Is 49 mg. of ambien cr safe to take per day?
Asked by Dorcas Mcardle 3 months ago.
Ambien CR only comes in 12.5 mg. tablets. ???? Ambien comes in 5mg. and 10 mg. and now has a generic too, it is called zolpidem tartrate generic for 10 mg. ambien. That would mean the person is taking 4 tablets of 12.5 CR the strongest they make? But that comes out to 50 mg.? So how do you take 49? break a chip off of it? lol. anyway your question "safe" NO WAY! The person would be comatose if they were not rushed to the ER and have the stomach pumped. I have never heard of a person, doctor, or pharmacist ever say triple the normal dose? wow, that is a lot. I have taken two of the 10 mg.'s before trying real hard to fall asleep, but I had a tolerance after taking them for over 5 years. I rarely take them now, but I'd be scared to death to take 4 of them. Please call the pharmacy if it says that on the label it is a big mistake! It is for sleep so they shouldn't be taken during the day it would be at night, the script would say QHS it means at bedtime. The CR is timed released, but the generic ambien 10 mg. is very affordable compared to ambien CR. Good luck and God Bless! Please find out about that dosing. Answered by Clotilde Egner 3 months ago.
Zolpidem is used to treat insomnia (difficulty falling asleep or staying asleep). Zolpidem belongs to a class of medications called sedative-hypnotics. It works by slowing activity in the brain to allow sleep. Dosing:- The dose of this medicine will be different for different patients. Follow your doctor's orders or the directions on the label. The following information includes only the average doses of this medicine. If your dose is different, do not change it unless your doctor tells you to do so. The amount of medicine that you take depends on the strength of the medicine. Also, the number of doses you take each day, the time allowed between doses, and the length of time you take the medicine depend on the medical problem for which you are using the medicine. * For oral dosage form (tablets): # For the treatment of insomnia (trouble in sleeping): + Adults—10 milligrams (mg) at bedtime. + Older adults—5 mg at bedtime. + Children up to 18 years of age—Use and dose must be determined by the doctor. * For oral dosage form (extended-release [long-acting] tablets): # For the treatment of insomnia (trouble in sleeping): + Adults—12.5 milligrams (mg) at bedtime. + Older adults—6.25 mg at bedtime. + Children up to 18 years of age—Use and dose must be determined by the doctor. In case of overdose, call your local poison control center at 1-800-222-1222. If the victim has collapsed or is not breathing, call local emergency services at 911. Symptoms of overdose may include: * drowsiness * coma (loss of consciousness for a period of time) * slowed breathing or heartbeat Please see the web pages for more details on Zolpidem (generic name) Ambien (brand name). Answered by Dorine Strogen 3 months ago.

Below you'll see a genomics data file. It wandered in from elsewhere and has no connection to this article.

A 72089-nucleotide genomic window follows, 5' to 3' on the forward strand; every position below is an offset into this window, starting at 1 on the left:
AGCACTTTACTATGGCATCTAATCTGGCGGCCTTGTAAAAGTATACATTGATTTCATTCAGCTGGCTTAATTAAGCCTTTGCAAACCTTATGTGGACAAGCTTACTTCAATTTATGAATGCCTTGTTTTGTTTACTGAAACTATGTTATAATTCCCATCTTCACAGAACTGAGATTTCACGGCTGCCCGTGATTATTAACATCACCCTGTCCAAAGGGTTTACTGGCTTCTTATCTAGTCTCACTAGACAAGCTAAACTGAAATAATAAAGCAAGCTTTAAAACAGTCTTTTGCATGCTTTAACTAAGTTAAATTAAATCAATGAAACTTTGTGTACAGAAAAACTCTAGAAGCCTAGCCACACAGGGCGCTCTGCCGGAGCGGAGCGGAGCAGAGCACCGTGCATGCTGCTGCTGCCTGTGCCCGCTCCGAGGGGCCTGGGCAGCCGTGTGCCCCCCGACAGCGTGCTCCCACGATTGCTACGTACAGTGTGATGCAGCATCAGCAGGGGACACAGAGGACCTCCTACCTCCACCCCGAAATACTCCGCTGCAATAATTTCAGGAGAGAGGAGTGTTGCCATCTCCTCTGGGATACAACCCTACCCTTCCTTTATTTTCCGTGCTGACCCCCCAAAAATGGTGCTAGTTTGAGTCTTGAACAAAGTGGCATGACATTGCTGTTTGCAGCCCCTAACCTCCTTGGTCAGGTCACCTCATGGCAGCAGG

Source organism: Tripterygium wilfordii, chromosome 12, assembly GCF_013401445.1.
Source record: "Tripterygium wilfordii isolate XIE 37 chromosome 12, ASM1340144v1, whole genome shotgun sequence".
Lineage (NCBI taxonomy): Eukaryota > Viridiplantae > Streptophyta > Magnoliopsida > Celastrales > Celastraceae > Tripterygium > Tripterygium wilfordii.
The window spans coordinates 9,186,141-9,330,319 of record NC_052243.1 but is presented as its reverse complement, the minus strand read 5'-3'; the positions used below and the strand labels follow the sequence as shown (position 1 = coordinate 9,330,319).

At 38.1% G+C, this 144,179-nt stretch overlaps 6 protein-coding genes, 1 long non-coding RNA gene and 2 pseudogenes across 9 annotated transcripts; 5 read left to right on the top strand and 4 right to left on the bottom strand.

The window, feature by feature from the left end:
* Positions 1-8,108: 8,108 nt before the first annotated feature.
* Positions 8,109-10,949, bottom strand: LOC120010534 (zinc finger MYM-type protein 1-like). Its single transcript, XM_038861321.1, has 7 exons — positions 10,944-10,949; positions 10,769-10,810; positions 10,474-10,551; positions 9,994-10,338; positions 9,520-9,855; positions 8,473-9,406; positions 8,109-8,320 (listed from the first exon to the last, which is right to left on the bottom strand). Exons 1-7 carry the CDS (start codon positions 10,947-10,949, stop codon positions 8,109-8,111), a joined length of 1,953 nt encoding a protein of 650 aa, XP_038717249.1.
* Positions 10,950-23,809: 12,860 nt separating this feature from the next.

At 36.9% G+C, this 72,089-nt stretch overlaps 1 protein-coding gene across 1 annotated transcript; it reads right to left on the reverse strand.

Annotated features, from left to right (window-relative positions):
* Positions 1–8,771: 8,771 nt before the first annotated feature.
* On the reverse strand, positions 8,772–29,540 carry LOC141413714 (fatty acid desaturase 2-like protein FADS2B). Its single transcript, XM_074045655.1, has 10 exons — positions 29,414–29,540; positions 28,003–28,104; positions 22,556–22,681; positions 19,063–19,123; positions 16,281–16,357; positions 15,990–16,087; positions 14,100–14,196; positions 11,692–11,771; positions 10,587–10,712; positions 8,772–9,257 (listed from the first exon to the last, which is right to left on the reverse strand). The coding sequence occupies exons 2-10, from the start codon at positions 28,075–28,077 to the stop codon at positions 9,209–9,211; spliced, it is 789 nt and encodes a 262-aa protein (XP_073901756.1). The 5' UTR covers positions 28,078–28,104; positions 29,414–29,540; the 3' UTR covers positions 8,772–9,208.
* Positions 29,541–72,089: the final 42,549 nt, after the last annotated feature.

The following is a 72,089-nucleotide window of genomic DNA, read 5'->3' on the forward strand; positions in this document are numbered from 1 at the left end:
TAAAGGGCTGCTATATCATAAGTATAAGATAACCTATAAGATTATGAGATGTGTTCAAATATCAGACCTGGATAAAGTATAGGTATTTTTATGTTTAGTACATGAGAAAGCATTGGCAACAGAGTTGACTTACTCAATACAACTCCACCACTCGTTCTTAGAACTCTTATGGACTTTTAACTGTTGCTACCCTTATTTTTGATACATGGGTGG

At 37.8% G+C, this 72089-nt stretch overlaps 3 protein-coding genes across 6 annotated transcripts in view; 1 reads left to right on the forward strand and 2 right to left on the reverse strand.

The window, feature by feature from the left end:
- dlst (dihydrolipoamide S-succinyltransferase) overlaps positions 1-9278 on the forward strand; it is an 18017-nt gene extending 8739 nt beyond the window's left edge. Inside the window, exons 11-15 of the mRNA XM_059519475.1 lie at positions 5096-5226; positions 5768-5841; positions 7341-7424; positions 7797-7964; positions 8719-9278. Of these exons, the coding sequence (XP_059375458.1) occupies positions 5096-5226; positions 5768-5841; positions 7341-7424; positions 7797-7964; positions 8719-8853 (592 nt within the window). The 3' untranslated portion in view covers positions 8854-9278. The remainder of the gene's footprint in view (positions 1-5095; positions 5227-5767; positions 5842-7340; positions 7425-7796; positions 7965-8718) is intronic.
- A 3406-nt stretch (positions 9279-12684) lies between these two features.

i only take 10mg when necessary, so i have to say no. unless you have been prescribed this med. for a while and have built up a immunity to it, then you need to try to find out why you cant sleep, NOT drug yourself. try hot baths, or a mini massage, i have found in airports they are cheap! , also, green tea with no sugar before bed helps tremendously. also there is a natural pill called meletonin, which helps sleep. i would think that the meletonin and the green tea, you would be right out Answered by Shasta Wyett 3 months ago.
Question about ambien cr?
Alright. I recently got prescribed ambien cr 12.5mg. I suffer from terrible insomnia. I know I should not be scared to take this pill to sleep but I am. I tend to get nervous about taking medication allot. I just need to know if taking this med could harm me. I live by myself so I am very paranoid about what it...
Asked by Francisca Masure 3 months ago.
Alright. I recently got prescribed ambien cr 12.5mg. I suffer from terrible insomnia. I know I should not be scared to take this pill to sleep but I am. I tend to get nervous about taking medication allot. I just need to know if taking this med could harm me. I live by myself so I am very paranoid about what it could do. Please help lol. Answered by Hester Biggs 3 months ago.